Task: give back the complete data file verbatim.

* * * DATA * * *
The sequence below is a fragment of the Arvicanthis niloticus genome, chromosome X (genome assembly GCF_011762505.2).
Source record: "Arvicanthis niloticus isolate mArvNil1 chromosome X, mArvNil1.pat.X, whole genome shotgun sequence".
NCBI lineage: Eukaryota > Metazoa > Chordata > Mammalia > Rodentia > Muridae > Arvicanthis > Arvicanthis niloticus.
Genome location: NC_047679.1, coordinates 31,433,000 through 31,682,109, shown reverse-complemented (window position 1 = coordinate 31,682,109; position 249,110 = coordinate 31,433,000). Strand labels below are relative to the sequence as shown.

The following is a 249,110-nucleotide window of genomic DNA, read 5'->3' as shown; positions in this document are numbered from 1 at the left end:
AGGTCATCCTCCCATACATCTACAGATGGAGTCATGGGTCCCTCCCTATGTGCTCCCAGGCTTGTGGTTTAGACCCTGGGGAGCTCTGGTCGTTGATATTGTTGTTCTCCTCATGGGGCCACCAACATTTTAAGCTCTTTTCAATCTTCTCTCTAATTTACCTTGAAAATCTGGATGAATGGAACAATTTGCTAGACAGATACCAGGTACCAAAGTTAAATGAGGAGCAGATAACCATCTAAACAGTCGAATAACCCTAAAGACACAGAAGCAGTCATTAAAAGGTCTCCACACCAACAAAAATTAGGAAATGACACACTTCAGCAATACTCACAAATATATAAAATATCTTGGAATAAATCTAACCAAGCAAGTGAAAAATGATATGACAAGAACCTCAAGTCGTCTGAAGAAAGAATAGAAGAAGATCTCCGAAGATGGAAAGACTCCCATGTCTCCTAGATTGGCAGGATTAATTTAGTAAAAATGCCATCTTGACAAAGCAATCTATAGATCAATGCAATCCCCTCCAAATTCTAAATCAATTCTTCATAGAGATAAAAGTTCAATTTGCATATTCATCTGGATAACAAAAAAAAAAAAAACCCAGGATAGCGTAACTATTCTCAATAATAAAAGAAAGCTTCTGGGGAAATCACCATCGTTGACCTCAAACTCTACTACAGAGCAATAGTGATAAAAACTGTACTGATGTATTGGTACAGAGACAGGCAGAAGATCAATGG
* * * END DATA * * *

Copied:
The sequence below is a fragment of the Arvicanthis niloticus genome, chromosome X (genome assembly GCF_011762505.2).
Source record: "Arvicanthis niloticus isolate mArvNil1 chromosome X, mArvNil1.pat.X, whole genome shotgun sequence".
NCBI lineage: Eukaryota > Metazoa > Chordata > Mammalia > Rodentia > Muridae > Arvicanthis > Arvicanthis niloticus.
Genome location: NC_047679.1, coordinates 31,433,000 through 31,682,109, shown reverse-complemented (window position 1 = coordinate 31,682,109; position 249,110 = coordinate 31,433,000). Strand labels below are relative to the sequence as shown.

The following is a 249,110-nucleotide window of genomic DNA, read 5'->3' as shown; positions in this document are numbered from 1 at the left end:
AGGTCATCCTCCCATACATCTACAGATGGAGTCATGGGTCCCTCCCTATGTGCTCCCAGGCTTGTGGTTTAGACCCTGGGGAGCTCTGGTCGTTGATATTGTTGTTCTCCTCATGGGGCCACCAACATTTTAAGCTCTTTTCAATCTTCTCTCTAATTTACCTTGAAAATCTGGATGAATGGAACAATTTGCTAGACAGATACCAGGTACCAAAGTTAAATGAGGAGCAGATAACCATCTAAACAGTCGAATAACCCTAAAGACACAGAAGCAGTCATTAAAAGGTCTCCACACCAACAAAAATTAGGAAATGACACACTTCAGCAATACTCACAAATATATAAAATATCTTGGAATAAATCTAACCAAGCAAGTGAAAAATGATATGACAAGAACCTCAAGTCGTCTGAAGAAAGAATAGAAGAAGATCTCCGAAGATGGAAAGACTCCCATGTCTCCTAGATTGGCAGGATTAATTTAGTAAAAATGCCATCTTGACAAAGCAATCTATAGATCAATGCAATCCCCTCCAAATTCTAAATCAATTCTTCATAGAGATAAAAGTTCAATTTGCATATTCATCTGGATAACAAAAAAAAAAAAAACCCAGGATAGCGTAACTATTCTCAATAATAAAAGAAAGCTTCTGGGGAAATCACCATCGTTGACCTCAAACTCTACTACAGAGCAATAGTGATAAAAACTGTACTGATGTATTGGTACAGAGACAGGCAGAAGATCAATGG